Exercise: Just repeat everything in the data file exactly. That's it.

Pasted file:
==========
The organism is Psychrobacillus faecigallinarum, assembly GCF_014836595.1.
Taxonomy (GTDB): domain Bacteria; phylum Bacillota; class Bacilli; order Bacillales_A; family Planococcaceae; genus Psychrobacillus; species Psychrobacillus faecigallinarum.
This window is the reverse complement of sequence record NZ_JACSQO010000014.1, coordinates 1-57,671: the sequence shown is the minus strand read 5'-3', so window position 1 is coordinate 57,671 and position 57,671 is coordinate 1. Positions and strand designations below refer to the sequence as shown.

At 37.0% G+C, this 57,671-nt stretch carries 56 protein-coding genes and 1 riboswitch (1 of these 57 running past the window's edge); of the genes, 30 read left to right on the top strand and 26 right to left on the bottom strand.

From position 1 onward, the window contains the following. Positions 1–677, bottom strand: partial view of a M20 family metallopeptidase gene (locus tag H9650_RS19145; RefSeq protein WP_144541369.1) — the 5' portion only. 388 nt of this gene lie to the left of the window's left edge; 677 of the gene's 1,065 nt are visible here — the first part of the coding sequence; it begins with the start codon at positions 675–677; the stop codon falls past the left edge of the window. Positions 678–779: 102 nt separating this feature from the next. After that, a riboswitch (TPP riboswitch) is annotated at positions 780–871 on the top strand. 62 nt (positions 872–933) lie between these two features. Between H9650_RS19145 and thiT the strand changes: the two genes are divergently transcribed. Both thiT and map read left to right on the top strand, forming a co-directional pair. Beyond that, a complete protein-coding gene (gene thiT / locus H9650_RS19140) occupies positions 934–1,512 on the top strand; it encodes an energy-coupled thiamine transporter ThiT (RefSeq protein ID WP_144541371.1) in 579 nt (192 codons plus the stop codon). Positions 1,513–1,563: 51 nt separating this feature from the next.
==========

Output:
The organism is Psychrobacillus faecigallinarum, assembly GCF_014836595.1.
Taxonomy (GTDB): domain Bacteria; phylum Bacillota; class Bacilli; order Bacillales_A; family Planococcaceae; genus Psychrobacillus; species Psychrobacillus faecigallinarum.
This window is the reverse complement of sequence record NZ_JACSQO010000014.1, coordinates 1-57,671: the sequence shown is the minus strand read 5'-3', so window position 1 is coordinate 57,671 and position 57,671 is coordinate 1. Positions and strand designations below refer to the sequence as shown.

At 37.0% G+C, this 57,671-nt stretch carries 56 protein-coding genes and 1 riboswitch (1 of these 57 running past the window's edge); of the genes, 30 read left to right on the top strand and 26 right to left on the bottom strand.

From position 1 onward, the window contains the following. Positions 1–677, bottom strand: partial view of a M20 family metallopeptidase gene (locus tag H9650_RS19145; RefSeq protein WP_144541369.1) — the 5' portion only. 388 nt of this gene lie to the left of the window's left edge; 677 of the gene's 1,065 nt are visible here — the first part of the coding sequence; it begins with the start codon at positions 675–677; the stop codon falls past the left edge of the window. Positions 678–779: 102 nt separating this feature from the next. After that, a riboswitch (TPP riboswitch) is annotated at positions 780–871 on the top strand. 62 nt (positions 872–933) lie between these two features. Between H9650_RS19145 and thiT the strand changes: the two genes are divergently transcribed. Both thiT and map read left to right on the top strand, forming a co-directional pair. Beyond that, a complete protein-coding gene (gene thiT / locus H9650_RS19140) occupies positions 934–1,512 on the top strand; it encodes an energy-coupled thiamine transporter ThiT (RefSeq protein ID WP_144541371.1) in 579 nt (192 codons plus the stop codon). Positions 1,513–1,563: 51 nt separating this feature from the next.